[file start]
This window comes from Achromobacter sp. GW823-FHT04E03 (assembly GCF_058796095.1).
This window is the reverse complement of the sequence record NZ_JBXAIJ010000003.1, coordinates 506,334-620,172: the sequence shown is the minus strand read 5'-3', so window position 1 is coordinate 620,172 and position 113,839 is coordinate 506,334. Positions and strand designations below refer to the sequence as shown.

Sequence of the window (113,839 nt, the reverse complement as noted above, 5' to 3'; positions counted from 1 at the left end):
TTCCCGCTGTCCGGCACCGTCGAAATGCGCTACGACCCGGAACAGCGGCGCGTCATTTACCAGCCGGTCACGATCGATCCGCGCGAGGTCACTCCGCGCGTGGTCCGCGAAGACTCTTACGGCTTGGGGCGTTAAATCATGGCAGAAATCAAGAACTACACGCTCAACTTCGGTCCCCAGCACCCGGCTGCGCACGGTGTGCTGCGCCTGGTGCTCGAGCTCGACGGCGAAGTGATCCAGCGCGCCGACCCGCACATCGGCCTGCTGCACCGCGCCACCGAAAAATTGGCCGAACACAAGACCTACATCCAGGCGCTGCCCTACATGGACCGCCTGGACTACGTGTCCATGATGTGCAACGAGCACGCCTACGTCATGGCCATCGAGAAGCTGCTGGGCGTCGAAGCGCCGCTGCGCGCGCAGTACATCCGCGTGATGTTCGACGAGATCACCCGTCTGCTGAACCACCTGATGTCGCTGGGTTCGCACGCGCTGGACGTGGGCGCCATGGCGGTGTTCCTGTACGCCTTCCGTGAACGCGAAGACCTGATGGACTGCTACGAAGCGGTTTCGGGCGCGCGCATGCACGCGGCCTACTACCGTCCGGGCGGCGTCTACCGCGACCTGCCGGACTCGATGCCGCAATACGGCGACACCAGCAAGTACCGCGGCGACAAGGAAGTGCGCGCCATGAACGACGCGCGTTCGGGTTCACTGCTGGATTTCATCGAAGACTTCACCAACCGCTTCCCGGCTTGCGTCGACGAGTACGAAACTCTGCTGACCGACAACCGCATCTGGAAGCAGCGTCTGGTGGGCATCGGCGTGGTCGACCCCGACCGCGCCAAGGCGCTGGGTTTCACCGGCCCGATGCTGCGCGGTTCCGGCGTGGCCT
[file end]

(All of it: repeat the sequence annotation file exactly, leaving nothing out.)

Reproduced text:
This window comes from Achromobacter sp. GW823-FHT04E03 (assembly GCF_058796095.1).
This window is the reverse complement of the sequence record NZ_JBXAIJ010000003.1, coordinates 506,334-620,172: the sequence shown is the minus strand read 5'-3', so window position 1 is coordinate 620,172 and position 113,839 is coordinate 506,334. Positions and strand designations below refer to the sequence as shown.

Sequence of the window (113,839 nt, the reverse complement as noted above, 5' to 3'; positions counted from 1 at the left end):
TTCCCGCTGTCCGGCACCGTCGAAATGCGCTACGACCCGGAACAGCGGCGCGTCATTTACCAGCCGGTCACGATCGATCCGCGCGAGGTCACTCCGCGCGTGGTCCGCGAAGACTCTTACGGCTTGGGGCGTTAAATCATGGCAGAAATCAAGAACTACACGCTCAACTTCGGTCCCCAGCACCCGGCTGCGCACGGTGTGCTGCGCCTGGTGCTCGAGCTCGACGGCGAAGTGATCCAGCGCGCCGACCCGCACATCGGCCTGCTGCACCGCGCCACCGAAAAATTGGCCGAACACAAGACCTACATCCAGGCGCTGCCCTACATGGACCGCCTGGACTACGTGTCCATGATGTGCAACGAGCACGCCTACGTCATGGCCATCGAGAAGCTGCTGGGCGTCGAAGCGCCGCTGCGCGCGCAGTACATCCGCGTGATGTTCGACGAGATCACCCGTCTGCTGAACCACCTGATGTCGCTGGGTTCGCACGCGCTGGACGTGGGCGCCATGGCGGTGTTCCTGTACGCCTTCCGTGAACGCGAAGACCTGATGGACTGCTACGAAGCGGTTTCGGGCGCGCGCATGCACGCGGCCTACTACCGTCCGGGCGGCGTCTACCGCGACCTGCCGGACTCGATGCCGCAATACGGCGACACCAGCAAGTACCGCGGCGACAAGGAAGTGCGCGCCATGAACGACGCGCGTTCGGGTTCACTGCTGGATTTCATCGAAGACTTCACCAACCGCTTCCCGGCTTGCGTCGACGAGTACGAAACTCTGCTGACCGACAACCGCATCTGGAAGCAGCGTCTGGTGGGCATCGGCGTGGTCGACCCCGACCGCGCCAAGGCGCTGGGTTTCACCGGCCCGATGCTGCGCGGTTCCGGCGTGGCCT